Mark Kirk sworn into President Obama's former Senate seat
Illinois Republican Sen. Mark Kirk was sworn into office Monday night, becoming the first of more than a dozen new Republicans to join the Senate after their party's sweeping wins earlier this month.
Kirk, a five-term congressman, bested Illinois Treasurer Alexi Giannoulias (D) to win the Senate seat once held by President Obama. His succession of appointed Sen. Roland Burris (D-Ill.). gives the GOP 42 seats in the Senate and, by virtue of Illinois's electoral law, enabled him to be seated six weeks ahead on the other new members of the Senate Class of 2010.
At the swearing-in, administered on the Senate floor by Vice President Biden, Kirk was accompanied by Illinois's senior senator, Richard Durbin (D), as well as Peter Fitzgerald, the last Republican to represent Illinois in the Senate.
A Navy Reserve intelligence officer, Kirk took the oath of office on the 1827 Bible of David Farragut, the Navy admiral who famously declared during one Civil War battle, "Damn the torpedoes, full speed ahead!"
After the swearing-in ceremony, Kirk delivered a campaign-style speech to several hundred supporters in a third-floor chamber of the Russell Senate Office Building.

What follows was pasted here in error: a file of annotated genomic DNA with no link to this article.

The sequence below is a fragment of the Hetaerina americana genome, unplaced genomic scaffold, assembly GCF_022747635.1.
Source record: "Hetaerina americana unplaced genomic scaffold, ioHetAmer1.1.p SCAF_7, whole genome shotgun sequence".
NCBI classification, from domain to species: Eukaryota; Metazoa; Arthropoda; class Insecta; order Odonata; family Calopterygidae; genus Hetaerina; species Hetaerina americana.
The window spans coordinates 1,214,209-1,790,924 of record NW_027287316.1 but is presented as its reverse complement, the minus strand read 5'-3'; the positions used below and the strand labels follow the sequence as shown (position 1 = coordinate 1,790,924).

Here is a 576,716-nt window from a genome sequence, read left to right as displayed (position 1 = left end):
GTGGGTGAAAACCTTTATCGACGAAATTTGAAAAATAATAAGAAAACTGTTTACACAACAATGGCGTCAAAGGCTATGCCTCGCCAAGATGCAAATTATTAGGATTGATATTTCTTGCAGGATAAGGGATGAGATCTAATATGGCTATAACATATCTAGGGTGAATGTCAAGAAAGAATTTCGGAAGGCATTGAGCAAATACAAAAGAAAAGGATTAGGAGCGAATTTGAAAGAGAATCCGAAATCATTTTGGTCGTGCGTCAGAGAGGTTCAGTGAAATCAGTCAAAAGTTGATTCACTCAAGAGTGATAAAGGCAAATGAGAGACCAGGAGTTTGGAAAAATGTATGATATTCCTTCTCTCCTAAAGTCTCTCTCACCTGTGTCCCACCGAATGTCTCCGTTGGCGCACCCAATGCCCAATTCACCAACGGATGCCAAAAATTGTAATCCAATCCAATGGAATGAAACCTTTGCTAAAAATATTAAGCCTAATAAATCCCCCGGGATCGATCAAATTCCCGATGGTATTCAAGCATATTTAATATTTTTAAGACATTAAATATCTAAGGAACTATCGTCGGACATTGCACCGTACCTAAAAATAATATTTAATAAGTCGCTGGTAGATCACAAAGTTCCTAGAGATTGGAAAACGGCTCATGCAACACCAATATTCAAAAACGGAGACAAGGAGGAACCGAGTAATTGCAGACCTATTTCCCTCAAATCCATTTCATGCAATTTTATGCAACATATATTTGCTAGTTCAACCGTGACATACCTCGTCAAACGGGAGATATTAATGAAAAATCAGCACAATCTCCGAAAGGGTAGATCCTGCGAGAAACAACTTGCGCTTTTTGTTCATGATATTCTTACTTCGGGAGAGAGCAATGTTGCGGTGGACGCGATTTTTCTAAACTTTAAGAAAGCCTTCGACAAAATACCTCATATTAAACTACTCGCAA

"Today we ended a sad chapter in Illinois history," Kirk said, noting former Gov. Rod Blagojevich's (D) alleged attempts to sell the Senate seat and recent efforts to block the state from holding a special election for the remainder of Obama's term.
"The courts, the law and the people of Illinois won," Kirk said to loud applause.
Echoing his campaign-trail rhetoric, Kirk described himself as a "fiscal conservative, social moderate and national security hawk." He also played up his bipartisanship, noting that he and Durbin have agreed to work on banning all sewage dumping in Illinois, finishing the modernization of Chicago O'Hare International Airport and building high-speed rail in Illinois.
Asked what he hopes to accomplish during the remainder of Congress's lame-duck session, Kirk said that his priority will be to extend tax relief so as to avoid a double-dip recession. He also noted that he plans to introduce a bill on spending in the Senate as early as tomorrow.
As for his committee assignments, Kirk told reporters after the swearing-in that he has requested seats on the Appropriations, Commerce, Banking and Agriculture Committees. He also announced that he plans to move into Burris's former offices on Wednesday.
Burris's departure means that the Senate is without any African Americans for the first time in nearly six years.
With the addition of Kirk, the balance in the Senate now stands at 56 Democrats, 42 Republicans and two independents who caucus with the Democrats. Kirk's departure from his House seat will leave the current balance in the lower chamber at 255 Democrats, 179 Republicans and one vacancy.
As Kirk made his way out of the reception room Monday night, his backers signaled that they had high hopes for him: Two supporters from Chicago hoisted a handmade sign emblazoned with the words, "Kirk for President 2016."
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